Sloes by the canals and rivers

Did you know?

Every hour enough plastic to fill two bin bags is washed into our oceans from canals and rivers.

Our ecologists work hard to make sure our waterways are diverse and provide the perfect habitats for a huge range of plants year-round. Visit us this month to take advantage of the sloes growing along our canals. You'll be able to make some budget-friendly gifts in time for Christmas.

Sloes by the canal Sloes by the canal

Sloes grow on blackthorn trees, which are a very common sight along our network of canals and rivers. Resembling small damson fruits, they are usually turned into sloe gin, a delicious combination of gin, sugar and sloes.

It's now the perfect time to pick sloes and make some homemade Christmas gifts.


There’s much debate as to the best time to pick sloes. Many people say that you should wait until the first frost. However, that may prove too late this year as the warmer summer has encouraged them to ripen early.

The main thing to remember when picking them is to make sure that they are ripe (if they are bullet-hard then find some plumper sloes or return at a later date).

Don’t be tempted to eat them straight from the bush – they are incredibly sour.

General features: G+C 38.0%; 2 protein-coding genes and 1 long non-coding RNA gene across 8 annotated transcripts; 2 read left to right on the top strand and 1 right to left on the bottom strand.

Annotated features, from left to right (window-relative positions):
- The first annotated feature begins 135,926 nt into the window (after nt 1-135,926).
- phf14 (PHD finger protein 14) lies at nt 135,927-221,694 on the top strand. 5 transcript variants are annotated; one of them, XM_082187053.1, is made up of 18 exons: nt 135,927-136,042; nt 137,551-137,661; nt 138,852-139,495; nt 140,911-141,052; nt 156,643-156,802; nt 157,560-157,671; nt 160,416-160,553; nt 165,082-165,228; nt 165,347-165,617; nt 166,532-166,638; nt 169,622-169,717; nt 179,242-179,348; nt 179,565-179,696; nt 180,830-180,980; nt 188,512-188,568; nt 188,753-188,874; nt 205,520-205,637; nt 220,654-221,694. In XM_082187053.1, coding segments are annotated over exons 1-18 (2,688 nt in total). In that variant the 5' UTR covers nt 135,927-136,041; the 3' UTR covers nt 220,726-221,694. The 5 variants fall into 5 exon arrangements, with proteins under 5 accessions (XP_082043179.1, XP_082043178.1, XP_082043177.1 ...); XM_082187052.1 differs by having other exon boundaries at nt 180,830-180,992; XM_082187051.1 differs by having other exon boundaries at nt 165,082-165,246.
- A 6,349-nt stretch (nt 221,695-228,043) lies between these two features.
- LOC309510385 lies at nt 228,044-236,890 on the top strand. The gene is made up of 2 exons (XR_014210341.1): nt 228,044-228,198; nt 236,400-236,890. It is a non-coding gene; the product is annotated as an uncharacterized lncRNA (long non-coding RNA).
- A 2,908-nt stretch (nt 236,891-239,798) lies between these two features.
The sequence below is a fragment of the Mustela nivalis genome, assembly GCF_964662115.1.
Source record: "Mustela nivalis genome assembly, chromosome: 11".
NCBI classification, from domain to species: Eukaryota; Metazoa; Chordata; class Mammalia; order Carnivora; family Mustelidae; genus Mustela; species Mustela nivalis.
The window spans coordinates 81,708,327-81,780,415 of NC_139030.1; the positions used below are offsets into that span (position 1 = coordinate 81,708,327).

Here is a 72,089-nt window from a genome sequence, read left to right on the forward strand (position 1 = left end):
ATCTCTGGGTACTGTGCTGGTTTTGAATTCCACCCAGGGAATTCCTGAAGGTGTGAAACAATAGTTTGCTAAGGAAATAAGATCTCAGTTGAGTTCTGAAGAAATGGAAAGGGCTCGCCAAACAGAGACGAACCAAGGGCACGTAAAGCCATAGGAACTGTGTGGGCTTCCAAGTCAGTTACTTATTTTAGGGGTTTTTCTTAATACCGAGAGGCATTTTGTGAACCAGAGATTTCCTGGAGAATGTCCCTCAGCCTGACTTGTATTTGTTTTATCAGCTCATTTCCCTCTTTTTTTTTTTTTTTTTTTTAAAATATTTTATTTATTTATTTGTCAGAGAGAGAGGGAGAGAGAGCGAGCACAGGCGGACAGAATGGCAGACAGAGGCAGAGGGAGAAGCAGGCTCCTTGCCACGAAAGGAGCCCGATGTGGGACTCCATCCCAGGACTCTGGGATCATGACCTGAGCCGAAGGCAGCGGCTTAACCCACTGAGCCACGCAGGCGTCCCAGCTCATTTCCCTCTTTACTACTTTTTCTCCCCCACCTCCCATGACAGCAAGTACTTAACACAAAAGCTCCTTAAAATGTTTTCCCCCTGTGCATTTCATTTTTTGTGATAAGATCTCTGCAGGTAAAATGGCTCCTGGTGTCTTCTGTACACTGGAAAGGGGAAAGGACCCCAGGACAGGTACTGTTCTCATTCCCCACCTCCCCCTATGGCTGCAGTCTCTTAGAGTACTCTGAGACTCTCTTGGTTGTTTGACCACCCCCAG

Try not to prick yourself on the plant’s thorns. It hurts.


You can use your sloes straight away or store them in the fridge straight away. However, if you pop them in the freezer for a few days their skins will burst and save you a lot of time later on.

Sloe gin


  • If you've already frozen your sloes then place them in a jar until they come up just over a third of the way. If you haven't frozen your sloes you will need to prick each one with a pin a few times before adding to your jar.
  • Add your sugar to the jar. How much depends on how much of a sweet tooth you have but somewhere between 150g and 300g for each litre of gin that you have should do the trick.
  • Top the jar up with gin. It doesn't have to be the most expensive gin but try not to go for the cheapest either. You will taste the difference.
  • Store the jar on its side in a dark place turning it every other day to make sure the sugar dissolves and the gin soaks up the berry juice.
  • After three months it should be good to drink. When you are ready strain it into sterilised bottles and enjoy responsibly.

Last date edited: 22 August 2018